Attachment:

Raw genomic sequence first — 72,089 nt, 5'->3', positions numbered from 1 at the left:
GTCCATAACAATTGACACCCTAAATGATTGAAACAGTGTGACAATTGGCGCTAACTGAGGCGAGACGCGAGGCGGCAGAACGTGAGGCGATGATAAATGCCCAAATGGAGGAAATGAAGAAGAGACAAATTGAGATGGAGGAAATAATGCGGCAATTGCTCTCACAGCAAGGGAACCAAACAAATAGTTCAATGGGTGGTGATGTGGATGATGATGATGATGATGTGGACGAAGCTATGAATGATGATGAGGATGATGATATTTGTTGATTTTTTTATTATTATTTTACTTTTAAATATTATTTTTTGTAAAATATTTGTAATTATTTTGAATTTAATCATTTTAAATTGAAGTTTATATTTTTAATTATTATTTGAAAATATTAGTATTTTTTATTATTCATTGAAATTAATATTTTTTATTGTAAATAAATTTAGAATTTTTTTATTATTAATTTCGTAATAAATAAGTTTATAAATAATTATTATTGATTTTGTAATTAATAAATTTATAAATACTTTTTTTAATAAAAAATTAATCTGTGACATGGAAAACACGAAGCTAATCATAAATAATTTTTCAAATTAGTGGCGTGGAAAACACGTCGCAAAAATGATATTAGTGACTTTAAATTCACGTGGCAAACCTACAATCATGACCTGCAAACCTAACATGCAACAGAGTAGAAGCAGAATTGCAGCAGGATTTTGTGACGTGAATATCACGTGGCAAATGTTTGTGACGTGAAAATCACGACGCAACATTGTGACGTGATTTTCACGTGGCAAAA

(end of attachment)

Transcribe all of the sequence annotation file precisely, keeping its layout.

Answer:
Raw genomic sequence first — 72,089 nt, 5'->3', positions numbered from 1 at the left:
GTCCATAACAATTGACACCCTAAATGATTGAAACAGTGTGACAATTGGCGCTAACTGAGGCGAGACGCGAGGCGGCAGAACGTGAGGCGATGATAAATGCCCAAATGGAGGAAATGAAGAAGAGACAAATTGAGATGGAGGAAATAATGCGGCAATTGCTCTCACAGCAAGGGAACCAAACAAATAGTTCAATGGGTGGTGATGTGGATGATGATGATGATGATGTGGACGAAGCTATGAATGATGATGAGGATGATGATATTTGTTGATTTTTTTATTATTATTTTACTTTTAAATATTATTTTTTGTAAAATATTTGTAATTATTTTGAATTTAATCATTTTAAATTGAAGTTTATATTTTTAATTATTATTTGAAAATATTAGTATTTTTTATTATTCATTGAAATTAATATTTTTTATTGTAAATAAATTTAGAATTTTTTTATTATTAATTTCGTAATAAATAAGTTTATAAATAATTATTATTGATTTTGTAATTAATAAATTTATAAATACTTTTTTTAATAAAAAATTAATCTGTGACATGGAAAACACGAAGCTAATCATAAATAATTTTTCAAATTAGTGGCGTGGAAAACACGTCGCAAAAATGATATTAGTGACTTTAAATTCACGTGGCAAACCTACAATCATGACCTGCAAACCTAACATGCAACAGAGTAGAAGCAGAATTGCAGCAGGATTTTGTGACGTGAATATCACGTGGCAAATGTTTGTGACGTGAAAATCACGACGCAACATTGTGACGTGATTTTCACGTGGCAAAA